The genus Pyrrhura includes a rich set of small to medium-sized species of parakeets, mostly confined to dense habitats in South America. Also, they inhabit dry as well as tall rainforests which occur from sea level up to 2000m. These birds exploit several tree species and use a variety of food items, from nectar to pure seeds. All have long, pointed tails, a mainly green plumage, and a relatively narrow, dark greyish to white eye-ring. Many have scaly or barred chest-patterns and a whitish, pale grey, buff or reddish ear-patch. They typically move around in small, noisy flocks, flying swiftly at or below canopy level. Once settled in a tree they tend to be silent (especially if aware of danger) and difficult to spot. They nest in a tree-crevice.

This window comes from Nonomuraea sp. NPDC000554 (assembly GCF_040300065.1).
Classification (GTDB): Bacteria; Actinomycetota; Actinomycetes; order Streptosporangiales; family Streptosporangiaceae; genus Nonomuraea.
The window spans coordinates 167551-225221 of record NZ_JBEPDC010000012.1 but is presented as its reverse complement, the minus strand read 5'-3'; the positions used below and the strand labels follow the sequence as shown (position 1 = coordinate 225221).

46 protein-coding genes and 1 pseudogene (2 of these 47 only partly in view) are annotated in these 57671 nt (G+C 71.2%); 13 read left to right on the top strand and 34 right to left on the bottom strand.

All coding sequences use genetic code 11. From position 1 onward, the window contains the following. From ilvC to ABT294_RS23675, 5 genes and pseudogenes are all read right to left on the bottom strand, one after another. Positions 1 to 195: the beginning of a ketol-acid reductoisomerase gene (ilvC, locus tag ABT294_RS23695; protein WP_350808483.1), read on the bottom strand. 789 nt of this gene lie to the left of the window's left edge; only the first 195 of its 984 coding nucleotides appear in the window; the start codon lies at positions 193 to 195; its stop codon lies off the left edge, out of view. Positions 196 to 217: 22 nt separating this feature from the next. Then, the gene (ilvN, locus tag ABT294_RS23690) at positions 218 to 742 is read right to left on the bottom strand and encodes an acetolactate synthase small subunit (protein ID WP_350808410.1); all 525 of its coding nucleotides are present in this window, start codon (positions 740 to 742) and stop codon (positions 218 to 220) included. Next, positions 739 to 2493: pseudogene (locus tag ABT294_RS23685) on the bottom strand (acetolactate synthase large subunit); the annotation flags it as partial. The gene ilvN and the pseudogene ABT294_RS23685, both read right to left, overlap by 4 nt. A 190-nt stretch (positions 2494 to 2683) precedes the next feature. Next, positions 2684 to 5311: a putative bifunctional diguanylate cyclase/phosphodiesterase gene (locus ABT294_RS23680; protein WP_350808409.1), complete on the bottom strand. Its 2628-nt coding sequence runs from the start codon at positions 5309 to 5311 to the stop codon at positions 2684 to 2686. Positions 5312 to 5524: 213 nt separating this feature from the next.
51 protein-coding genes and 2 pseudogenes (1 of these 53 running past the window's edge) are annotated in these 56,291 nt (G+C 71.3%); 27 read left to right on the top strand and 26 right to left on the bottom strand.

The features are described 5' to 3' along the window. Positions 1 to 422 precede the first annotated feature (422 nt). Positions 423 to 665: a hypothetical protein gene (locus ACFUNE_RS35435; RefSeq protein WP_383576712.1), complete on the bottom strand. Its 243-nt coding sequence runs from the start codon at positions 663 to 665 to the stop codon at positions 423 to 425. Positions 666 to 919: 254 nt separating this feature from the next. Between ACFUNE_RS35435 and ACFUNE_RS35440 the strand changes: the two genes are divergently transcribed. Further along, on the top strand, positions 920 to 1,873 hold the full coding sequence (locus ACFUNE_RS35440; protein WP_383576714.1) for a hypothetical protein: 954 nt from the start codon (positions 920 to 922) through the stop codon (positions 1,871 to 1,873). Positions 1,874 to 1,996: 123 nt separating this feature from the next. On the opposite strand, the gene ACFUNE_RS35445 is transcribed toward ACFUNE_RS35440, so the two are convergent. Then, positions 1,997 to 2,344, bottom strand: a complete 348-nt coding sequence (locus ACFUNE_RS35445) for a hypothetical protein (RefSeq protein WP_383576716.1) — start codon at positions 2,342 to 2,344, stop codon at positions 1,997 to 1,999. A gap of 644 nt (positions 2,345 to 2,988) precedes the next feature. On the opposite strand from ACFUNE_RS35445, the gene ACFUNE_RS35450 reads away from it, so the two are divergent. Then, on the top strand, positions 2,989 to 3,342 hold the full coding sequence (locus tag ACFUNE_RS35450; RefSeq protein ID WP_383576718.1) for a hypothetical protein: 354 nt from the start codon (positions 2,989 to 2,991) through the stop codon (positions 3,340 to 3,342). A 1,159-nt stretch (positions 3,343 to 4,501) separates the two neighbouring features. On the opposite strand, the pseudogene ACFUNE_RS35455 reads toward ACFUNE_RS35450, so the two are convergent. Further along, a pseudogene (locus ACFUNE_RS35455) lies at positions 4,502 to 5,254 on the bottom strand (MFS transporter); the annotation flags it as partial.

Listen to the sound of El Oro Parakeet
[audio:http://www.planetofbirds.com/MASTER/PSITTACIFORMES/Psittacidae/sounds/El Oro Parakeet.mp3]
Copyright remark: Most sounds derived from xeno-canto
recorded by Andrew Spencer
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Video El Oro Parakeet
copyright: Martin Kennewell
Below 900 m, the rate of deforestation in west Ecuador was 57% per decade in 1958-1988, although in the higher parts of its range, with steeper terrain and a harsher climate, deforestation is slower and a greater proportion of forest remains. In particular, rapid rates of logging around Pias and Manta Real occurred during the late 1980s and 1990s. Typically, these areas were then burnt for cattle-farming. The species is particularly threatened because it does not occur above 1300m.